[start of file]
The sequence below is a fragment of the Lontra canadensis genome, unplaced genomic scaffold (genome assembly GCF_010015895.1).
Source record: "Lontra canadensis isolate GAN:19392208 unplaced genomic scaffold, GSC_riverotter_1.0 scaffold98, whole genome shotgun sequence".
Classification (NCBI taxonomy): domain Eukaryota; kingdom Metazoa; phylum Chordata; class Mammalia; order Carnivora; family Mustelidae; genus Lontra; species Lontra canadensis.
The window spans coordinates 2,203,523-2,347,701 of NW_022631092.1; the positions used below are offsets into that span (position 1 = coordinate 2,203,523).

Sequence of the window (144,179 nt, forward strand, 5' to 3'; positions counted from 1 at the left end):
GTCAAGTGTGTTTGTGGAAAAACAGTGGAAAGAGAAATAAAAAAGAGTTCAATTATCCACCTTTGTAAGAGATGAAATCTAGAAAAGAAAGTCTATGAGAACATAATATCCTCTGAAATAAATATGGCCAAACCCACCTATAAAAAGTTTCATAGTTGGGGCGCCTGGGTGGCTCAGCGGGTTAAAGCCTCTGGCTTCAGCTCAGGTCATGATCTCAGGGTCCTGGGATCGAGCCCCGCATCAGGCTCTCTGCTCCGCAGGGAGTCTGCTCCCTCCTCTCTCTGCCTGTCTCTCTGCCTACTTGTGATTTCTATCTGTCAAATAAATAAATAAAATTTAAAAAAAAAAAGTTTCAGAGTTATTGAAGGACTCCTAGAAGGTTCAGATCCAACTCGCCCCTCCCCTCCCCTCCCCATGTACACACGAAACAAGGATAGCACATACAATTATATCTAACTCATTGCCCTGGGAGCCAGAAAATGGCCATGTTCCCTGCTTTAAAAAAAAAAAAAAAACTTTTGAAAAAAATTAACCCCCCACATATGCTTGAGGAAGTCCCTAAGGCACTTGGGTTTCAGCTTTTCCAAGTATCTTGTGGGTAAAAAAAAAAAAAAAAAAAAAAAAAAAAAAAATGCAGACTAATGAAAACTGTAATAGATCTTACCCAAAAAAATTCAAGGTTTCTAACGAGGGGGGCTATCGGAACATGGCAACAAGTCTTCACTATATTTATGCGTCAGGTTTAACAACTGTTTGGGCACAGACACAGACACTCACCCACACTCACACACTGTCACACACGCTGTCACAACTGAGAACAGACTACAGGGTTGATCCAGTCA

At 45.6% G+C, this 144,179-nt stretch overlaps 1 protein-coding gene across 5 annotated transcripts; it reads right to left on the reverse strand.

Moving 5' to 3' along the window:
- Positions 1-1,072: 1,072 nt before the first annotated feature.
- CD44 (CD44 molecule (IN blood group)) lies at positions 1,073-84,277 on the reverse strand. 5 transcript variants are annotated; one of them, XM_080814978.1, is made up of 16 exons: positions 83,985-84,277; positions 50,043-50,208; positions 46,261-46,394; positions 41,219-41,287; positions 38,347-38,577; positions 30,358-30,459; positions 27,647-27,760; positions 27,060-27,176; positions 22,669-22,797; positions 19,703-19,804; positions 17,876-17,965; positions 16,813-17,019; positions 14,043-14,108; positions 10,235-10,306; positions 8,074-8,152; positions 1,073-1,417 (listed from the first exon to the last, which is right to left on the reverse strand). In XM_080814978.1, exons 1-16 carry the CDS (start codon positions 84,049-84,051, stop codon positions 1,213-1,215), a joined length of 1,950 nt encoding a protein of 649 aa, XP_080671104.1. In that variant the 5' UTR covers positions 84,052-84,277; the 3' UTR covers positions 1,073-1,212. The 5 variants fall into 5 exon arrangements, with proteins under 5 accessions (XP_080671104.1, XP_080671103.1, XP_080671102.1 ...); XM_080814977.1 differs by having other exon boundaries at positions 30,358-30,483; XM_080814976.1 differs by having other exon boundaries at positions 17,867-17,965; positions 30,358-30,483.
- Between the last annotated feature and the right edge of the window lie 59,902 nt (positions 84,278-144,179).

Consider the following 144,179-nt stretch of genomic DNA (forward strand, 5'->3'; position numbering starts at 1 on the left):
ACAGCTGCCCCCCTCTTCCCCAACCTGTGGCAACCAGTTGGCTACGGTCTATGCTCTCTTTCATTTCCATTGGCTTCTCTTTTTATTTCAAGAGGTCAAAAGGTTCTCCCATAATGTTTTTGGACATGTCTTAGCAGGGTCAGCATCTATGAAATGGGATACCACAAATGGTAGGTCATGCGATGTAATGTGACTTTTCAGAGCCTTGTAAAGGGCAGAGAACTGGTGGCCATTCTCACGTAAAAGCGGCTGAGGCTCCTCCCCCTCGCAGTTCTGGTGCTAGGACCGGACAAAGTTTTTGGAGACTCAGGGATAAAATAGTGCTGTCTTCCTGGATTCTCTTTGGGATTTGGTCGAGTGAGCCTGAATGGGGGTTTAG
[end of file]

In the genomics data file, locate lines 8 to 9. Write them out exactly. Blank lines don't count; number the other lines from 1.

Moving 5' to 3' along the window:
- Positions 1-1,072: 1,072 nt before the first annotated feature.